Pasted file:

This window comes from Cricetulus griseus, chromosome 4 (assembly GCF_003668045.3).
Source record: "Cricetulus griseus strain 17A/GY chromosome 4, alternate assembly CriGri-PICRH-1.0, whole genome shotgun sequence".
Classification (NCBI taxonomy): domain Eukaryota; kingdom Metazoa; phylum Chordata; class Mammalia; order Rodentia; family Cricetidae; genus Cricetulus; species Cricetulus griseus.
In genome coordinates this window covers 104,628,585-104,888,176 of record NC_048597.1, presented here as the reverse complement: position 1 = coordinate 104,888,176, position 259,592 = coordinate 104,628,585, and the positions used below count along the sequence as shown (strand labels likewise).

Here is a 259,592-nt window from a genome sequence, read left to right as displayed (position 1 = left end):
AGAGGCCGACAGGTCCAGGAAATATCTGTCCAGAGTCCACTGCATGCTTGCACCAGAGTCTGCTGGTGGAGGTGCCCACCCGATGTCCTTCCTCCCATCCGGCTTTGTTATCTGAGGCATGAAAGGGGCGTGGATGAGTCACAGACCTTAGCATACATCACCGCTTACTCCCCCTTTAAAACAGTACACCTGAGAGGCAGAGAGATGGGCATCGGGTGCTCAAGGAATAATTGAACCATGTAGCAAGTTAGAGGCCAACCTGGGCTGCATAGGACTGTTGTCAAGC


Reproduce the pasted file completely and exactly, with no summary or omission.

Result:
This window comes from Cricetulus griseus, chromosome 4 (assembly GCF_003668045.3).
Source record: "Cricetulus griseus strain 17A/GY chromosome 4, alternate assembly CriGri-PICRH-1.0, whole genome shotgun sequence".
Classification (NCBI taxonomy): domain Eukaryota; kingdom Metazoa; phylum Chordata; class Mammalia; order Rodentia; family Cricetidae; genus Cricetulus; species Cricetulus griseus.
In genome coordinates this window covers 104,628,585-104,888,176 of record NC_048597.1, presented here as the reverse complement: position 1 = coordinate 104,888,176, position 259,592 = coordinate 104,628,585, and the positions used below count along the sequence as shown (strand labels likewise).

Here is a 259,592-nt window from a genome sequence, read left to right as displayed (position 1 = left end):
AGAGGCCGACAGGTCCAGGAAATATCTGTCCAGAGTCCACTGCATGCTTGCACCAGAGTCTGCTGGTGGAGGTGCCCACCCGATGTCCTTCCTCCCATCCGGCTTTGTTATCTGAGGCATGAAAGGGGCGTGGATGAGTCACAGACCTTAGCATACATCACCGCTTACTCCCCCTTTAAAACAGTACACCTGAGAGGCAGAGAGATGGGCATCGGGTGCTCAAGGAATAATTGAACCATGTAGCAAGTTAGAGGCCAACCTGGGCTGCATAGGACTGTTGTCAAGC